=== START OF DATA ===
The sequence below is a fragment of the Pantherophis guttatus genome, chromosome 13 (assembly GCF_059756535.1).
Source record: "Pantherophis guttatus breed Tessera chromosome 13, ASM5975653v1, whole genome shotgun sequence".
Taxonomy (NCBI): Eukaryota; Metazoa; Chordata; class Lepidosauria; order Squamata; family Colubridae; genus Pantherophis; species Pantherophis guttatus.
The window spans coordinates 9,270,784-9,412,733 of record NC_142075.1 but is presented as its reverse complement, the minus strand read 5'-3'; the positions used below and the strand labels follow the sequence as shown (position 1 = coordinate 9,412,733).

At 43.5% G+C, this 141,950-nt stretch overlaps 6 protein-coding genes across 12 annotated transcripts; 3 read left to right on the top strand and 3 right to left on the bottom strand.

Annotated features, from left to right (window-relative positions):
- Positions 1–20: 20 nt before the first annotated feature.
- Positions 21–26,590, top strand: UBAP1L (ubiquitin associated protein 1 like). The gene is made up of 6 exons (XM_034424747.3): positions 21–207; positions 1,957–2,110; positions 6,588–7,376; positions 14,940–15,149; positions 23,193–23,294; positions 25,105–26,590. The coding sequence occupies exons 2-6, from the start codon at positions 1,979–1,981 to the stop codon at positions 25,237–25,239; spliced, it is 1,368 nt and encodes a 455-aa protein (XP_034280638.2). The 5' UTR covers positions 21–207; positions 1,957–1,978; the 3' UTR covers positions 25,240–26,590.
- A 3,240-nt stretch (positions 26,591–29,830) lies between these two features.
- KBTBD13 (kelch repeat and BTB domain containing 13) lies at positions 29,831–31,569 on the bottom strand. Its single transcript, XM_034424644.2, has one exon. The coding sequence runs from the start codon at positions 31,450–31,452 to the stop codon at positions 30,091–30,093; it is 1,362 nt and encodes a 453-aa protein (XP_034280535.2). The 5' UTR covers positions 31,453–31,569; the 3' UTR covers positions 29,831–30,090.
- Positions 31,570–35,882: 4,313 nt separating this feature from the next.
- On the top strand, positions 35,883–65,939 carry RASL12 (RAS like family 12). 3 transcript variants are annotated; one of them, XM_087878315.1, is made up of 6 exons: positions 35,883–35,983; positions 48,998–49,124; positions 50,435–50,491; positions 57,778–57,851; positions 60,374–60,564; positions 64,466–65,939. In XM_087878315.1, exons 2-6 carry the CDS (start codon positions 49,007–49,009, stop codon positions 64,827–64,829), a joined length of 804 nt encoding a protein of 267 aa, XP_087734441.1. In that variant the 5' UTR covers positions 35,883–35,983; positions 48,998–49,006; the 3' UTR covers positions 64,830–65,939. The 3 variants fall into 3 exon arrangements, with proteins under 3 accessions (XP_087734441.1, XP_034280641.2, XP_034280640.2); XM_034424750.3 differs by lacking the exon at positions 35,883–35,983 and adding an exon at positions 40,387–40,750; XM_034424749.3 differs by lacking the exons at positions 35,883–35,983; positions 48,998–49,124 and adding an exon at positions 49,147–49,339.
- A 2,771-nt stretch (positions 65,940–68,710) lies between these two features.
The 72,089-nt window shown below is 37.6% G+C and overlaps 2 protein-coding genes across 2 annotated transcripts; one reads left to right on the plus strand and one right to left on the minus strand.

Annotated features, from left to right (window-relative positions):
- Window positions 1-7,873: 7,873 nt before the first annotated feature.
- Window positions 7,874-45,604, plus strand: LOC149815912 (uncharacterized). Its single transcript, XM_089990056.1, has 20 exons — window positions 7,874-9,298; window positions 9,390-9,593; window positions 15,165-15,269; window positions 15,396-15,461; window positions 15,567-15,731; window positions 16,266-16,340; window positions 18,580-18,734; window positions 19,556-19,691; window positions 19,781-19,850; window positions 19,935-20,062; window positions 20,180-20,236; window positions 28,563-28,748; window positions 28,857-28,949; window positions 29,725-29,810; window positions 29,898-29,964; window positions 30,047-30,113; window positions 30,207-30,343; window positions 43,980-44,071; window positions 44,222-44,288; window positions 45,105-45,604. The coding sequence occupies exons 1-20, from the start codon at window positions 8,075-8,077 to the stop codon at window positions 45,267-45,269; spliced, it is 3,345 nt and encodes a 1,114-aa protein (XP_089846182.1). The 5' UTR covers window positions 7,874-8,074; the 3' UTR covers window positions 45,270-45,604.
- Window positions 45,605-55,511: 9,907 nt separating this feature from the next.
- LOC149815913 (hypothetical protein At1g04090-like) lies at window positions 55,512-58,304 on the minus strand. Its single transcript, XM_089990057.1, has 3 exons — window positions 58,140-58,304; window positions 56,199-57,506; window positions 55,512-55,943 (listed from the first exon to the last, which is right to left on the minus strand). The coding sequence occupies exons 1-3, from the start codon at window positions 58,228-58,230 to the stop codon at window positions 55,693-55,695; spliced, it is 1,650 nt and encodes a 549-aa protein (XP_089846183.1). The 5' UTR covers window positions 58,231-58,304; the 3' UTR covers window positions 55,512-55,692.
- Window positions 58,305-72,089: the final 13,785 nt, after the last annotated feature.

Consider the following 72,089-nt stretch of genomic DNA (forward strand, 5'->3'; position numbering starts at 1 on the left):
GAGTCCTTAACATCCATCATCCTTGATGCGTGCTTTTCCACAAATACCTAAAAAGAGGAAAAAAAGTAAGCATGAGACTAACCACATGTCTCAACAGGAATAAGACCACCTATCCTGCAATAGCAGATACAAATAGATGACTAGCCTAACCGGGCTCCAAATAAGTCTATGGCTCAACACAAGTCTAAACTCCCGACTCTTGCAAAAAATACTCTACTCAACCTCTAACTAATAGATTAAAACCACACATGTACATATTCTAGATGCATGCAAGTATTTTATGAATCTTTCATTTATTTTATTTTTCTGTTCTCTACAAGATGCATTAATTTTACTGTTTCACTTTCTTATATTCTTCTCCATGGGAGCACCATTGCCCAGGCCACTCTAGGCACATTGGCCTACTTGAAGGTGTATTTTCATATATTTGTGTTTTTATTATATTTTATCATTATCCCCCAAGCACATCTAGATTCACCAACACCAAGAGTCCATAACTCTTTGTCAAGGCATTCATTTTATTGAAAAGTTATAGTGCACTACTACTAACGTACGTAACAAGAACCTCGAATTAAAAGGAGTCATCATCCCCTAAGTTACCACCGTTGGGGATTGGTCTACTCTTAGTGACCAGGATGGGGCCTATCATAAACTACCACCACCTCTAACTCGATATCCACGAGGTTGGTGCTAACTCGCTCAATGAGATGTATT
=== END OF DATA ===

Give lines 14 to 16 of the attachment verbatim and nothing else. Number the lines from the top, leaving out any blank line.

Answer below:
The 72,089-nt window shown below is 37.6% G+C and overlaps 2 protein-coding genes across 2 annotated transcripts; one reads left to right on the plus strand and one right to left on the minus strand.

Annotated features, from left to right (window-relative positions):
- Window positions 1-7,873: 7,873 nt before the first annotated feature.